It’s a sad fact that we develop a system, pass a law or create a resource to satisfy a need and before you can say ‘disclosed’ it is being abused by people who want to corrupt. Non-Disclosure Agreements have been used to silence those who have suffered bad treatment – at the moment the attention is mainly on sexual harassment. But NDAs are used all the time in business and personal relationships. They have become part of many transactions.
Indeed, it is credible to say that NDAs are the evidence that our lives have become unattractively transactional. Clarity is important. I notice more sloppy talking today than in my early years in business. As we then had long communication lines we had to be specific. Someone wishing to see me recently exchanged 11 emails and messages with my EA and myself in order to make an appointment. One would have sufficed if my visitor had been clear. Clarity is important and the law and legal documents aim to make an issue, an intention or an agreement crystal clear.
Sometimes they fail but that is no reason for not trying. The question is how much should NDAs be used to silence those who might disclose information to the detriment of another party? And what right does someone who has signed one have to break an agreement? And when? The heart of the matter is about intention. It is difficult enough for us to determine our own intentions let alone anyone else’s. And intention changes over time.Try pinning down the mixed intentions of a couple getting divorced in a friendly way and you will quickly understand the problem.
Where a law has been broken an NDA clearly becomes null and void. Or does it? The seal of confession is a good example of the dilemma. If a teacher of a nearby school confesses systematic abuse of children to a priest is he not allowed – even obliged – to tell the authorities? Apparently not. The social cost of this has been incalculable. But what about where the law may have been broken? Can an NDA be disregarded in order to establish whether the law has been broken – and consequently it is acceptable to breach the NDA. A serious chicken and egg dilemma.
The issue raised by many NDAs is what is the position of morally bad but not necessarily illegal behaviour. Organisations of all sorts have come to learn that society is increasingly unwilling to tolerate behaviour it sees as incompatible with institutions’ declared moral standards. Good examples are non-physical sexual harassment and workplace bullying. Mild harassment of all sorts is often not illegal and what constitutes bullying is difficult to define in a general sense although individual cases are usually fairly easy to spot.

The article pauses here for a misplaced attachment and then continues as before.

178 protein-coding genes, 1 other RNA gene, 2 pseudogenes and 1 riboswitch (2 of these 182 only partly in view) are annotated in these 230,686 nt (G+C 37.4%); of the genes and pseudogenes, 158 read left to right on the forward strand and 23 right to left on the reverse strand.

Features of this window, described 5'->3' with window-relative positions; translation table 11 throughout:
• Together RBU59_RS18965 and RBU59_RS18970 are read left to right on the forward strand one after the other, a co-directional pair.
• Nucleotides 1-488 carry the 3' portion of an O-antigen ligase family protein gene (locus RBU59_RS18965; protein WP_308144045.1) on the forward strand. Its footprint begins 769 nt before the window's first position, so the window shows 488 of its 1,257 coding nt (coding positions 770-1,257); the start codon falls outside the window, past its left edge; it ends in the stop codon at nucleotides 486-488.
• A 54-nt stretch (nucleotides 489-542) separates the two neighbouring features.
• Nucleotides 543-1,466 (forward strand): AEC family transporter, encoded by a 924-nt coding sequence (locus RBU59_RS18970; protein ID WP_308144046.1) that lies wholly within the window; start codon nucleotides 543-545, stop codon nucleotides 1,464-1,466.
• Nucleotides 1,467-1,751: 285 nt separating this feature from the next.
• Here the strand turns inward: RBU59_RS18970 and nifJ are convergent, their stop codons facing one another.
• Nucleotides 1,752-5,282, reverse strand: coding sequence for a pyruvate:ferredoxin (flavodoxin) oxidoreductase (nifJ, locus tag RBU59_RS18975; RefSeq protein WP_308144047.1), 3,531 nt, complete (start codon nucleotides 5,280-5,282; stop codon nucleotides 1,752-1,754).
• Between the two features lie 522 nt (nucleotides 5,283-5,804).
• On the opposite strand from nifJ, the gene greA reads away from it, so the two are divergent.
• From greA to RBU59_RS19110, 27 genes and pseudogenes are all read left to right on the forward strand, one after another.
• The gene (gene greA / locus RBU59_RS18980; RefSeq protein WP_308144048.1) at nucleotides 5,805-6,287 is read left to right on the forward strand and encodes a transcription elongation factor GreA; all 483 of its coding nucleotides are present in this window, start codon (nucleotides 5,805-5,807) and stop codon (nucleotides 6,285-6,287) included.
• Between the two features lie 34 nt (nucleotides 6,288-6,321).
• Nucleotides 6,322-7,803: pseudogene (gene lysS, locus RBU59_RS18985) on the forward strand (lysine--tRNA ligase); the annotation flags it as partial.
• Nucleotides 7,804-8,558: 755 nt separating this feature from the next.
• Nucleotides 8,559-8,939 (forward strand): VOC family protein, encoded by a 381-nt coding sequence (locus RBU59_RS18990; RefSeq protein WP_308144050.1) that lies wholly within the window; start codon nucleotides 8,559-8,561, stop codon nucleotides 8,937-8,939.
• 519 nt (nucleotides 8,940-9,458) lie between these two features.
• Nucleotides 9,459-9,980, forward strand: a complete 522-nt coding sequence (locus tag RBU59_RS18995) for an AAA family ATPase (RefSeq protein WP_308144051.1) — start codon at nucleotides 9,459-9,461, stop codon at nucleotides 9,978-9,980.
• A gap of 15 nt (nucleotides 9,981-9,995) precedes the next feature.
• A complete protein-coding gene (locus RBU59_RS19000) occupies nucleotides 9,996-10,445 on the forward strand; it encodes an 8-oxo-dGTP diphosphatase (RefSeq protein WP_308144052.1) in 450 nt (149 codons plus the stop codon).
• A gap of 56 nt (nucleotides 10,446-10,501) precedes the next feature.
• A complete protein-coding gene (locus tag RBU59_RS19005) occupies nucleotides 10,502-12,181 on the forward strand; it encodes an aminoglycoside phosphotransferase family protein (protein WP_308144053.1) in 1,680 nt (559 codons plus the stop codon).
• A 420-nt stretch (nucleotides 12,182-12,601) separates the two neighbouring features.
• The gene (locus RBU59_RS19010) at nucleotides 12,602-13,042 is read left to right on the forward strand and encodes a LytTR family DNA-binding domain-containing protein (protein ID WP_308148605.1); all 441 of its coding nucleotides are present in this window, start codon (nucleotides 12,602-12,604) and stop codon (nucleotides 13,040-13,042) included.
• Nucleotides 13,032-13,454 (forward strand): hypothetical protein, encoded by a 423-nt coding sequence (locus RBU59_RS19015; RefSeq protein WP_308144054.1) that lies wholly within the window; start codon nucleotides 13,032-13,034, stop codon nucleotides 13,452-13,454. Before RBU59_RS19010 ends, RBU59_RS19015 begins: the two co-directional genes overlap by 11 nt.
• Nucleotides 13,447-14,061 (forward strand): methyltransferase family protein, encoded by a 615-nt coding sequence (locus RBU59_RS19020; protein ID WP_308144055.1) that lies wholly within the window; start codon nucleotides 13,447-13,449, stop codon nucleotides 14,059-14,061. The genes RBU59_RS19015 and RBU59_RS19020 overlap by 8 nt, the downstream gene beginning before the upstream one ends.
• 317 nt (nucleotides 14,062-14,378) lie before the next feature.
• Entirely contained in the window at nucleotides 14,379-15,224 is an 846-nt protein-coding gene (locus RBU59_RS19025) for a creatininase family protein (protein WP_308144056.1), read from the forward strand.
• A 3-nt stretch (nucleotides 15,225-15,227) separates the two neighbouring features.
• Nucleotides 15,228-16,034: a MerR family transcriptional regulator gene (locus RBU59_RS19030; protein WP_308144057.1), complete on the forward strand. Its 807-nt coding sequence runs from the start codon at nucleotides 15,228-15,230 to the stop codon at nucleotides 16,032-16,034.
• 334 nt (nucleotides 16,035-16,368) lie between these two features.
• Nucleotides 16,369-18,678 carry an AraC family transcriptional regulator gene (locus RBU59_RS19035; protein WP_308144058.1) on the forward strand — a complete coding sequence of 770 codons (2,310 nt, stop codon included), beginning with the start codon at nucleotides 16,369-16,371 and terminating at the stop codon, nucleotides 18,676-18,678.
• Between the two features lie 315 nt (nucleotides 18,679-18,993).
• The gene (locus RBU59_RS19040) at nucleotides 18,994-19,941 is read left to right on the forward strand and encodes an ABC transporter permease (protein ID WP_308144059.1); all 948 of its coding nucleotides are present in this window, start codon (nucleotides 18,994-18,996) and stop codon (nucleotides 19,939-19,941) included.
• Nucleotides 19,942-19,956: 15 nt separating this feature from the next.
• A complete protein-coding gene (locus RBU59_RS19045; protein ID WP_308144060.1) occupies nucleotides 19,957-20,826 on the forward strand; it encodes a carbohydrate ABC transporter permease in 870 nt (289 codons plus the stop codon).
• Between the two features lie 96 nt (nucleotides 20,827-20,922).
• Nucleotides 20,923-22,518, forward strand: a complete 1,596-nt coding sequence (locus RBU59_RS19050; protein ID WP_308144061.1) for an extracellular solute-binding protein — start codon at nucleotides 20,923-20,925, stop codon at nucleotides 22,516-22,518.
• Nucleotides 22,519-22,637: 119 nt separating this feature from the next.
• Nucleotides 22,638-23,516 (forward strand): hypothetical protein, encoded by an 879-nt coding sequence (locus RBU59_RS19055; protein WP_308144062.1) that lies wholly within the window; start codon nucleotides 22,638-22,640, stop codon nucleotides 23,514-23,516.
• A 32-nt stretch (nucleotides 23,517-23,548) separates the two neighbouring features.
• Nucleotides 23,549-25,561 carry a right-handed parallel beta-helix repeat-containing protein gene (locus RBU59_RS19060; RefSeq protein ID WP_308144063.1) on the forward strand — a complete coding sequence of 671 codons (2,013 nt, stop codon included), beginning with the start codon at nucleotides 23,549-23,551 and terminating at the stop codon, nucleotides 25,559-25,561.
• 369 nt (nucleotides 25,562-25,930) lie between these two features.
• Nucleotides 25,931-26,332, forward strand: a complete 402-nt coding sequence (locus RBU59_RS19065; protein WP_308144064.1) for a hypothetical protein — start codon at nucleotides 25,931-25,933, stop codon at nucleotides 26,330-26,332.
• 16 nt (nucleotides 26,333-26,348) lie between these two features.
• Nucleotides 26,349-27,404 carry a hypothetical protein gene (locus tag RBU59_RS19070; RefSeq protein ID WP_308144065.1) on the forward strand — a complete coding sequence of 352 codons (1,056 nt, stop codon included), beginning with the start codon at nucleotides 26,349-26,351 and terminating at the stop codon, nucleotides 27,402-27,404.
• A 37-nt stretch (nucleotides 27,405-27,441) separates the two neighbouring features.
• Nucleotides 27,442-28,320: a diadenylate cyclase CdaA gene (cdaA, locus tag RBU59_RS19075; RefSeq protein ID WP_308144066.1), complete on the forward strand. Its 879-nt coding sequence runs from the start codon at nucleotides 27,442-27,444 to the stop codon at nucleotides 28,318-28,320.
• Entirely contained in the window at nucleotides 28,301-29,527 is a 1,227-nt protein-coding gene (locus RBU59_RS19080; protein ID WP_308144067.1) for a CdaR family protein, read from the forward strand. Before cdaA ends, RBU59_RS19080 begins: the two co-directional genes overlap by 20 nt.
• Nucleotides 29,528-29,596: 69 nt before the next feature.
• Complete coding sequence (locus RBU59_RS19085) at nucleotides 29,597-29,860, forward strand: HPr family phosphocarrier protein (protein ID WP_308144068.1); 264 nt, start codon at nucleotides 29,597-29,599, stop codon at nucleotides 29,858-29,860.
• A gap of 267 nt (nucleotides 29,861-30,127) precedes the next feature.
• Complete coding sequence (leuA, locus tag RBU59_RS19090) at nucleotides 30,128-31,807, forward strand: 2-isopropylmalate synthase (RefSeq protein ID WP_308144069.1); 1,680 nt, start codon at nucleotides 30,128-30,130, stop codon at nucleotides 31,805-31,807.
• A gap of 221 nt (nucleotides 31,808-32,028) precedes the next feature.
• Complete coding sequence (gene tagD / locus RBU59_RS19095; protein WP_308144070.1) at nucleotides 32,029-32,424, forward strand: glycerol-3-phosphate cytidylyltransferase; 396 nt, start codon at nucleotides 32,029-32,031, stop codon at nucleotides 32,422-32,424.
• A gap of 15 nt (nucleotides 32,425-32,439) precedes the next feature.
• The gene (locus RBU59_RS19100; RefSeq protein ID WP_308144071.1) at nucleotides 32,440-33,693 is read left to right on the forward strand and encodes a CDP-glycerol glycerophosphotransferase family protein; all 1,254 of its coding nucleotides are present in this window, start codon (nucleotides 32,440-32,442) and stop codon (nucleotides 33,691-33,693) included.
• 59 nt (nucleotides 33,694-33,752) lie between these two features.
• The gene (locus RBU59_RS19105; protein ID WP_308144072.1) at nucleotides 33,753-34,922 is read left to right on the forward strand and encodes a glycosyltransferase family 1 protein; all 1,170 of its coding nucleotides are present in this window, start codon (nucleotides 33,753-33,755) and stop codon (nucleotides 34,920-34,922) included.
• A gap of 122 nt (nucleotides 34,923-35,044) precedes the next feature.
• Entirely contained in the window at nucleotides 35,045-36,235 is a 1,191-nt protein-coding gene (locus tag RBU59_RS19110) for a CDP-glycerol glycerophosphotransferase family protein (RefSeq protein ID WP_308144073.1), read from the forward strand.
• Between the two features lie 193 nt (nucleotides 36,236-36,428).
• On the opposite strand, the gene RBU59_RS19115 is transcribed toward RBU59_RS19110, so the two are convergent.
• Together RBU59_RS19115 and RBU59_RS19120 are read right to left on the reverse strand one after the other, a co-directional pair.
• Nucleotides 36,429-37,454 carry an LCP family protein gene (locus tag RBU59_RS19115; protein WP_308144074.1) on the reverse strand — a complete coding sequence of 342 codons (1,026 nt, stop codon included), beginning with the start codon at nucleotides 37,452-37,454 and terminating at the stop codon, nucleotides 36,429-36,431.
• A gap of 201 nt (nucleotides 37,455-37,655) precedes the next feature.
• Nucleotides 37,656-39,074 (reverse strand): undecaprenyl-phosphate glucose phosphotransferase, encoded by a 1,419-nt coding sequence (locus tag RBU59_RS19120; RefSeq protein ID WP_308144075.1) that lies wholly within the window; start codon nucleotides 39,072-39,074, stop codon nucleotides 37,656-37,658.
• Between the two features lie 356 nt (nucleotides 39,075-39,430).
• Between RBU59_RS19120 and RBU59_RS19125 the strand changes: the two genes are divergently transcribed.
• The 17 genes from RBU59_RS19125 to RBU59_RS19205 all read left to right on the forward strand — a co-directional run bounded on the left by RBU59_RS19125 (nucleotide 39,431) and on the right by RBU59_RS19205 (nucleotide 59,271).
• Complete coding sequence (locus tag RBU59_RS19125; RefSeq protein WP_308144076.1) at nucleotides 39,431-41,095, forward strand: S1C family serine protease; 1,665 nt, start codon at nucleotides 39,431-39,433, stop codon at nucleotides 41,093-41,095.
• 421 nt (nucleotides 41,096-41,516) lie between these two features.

Many years ago one of my grandchildren, then aged six, expressed the view that a request to help move dirty crockery from the dining table to the kitchen was ‘an act of slavery’. His parents’ somewhat decisive riposte taught him otherwise. Hardly an act of duress though today I can believe it might cause a child to end up in childcare. Strange how our standards change.
The validity of NDAs is called even further into question by the rise of the status of the whistleblower. Known more colourfully as a ‘sneak’ in my schooldays, it has become clear that whistleblowers have a very useful function to fulfil in a wicked world. That doesn’t stop virtually all employment contracts attempting to outlaw disclosure of a company’s wrongdoing.
Looked at broadly, the issues of good behaviour and its place in organised business life needs a thorough overhaul. What often used to be determined by the religious convictions of the single or family owners of a business is still appropriate even though religion may have waned or changed and ownership is now diffused. But it is difficult to legislate honour into a statute.
A renewed sense of honour is what we need, whatever its source and however its policing. It is time to address this difficult, subjective issue before we are legally prevented from smiling at each other for fear of a harassment suit.
And before we lose all sense of humour, that most decent emollient of living together.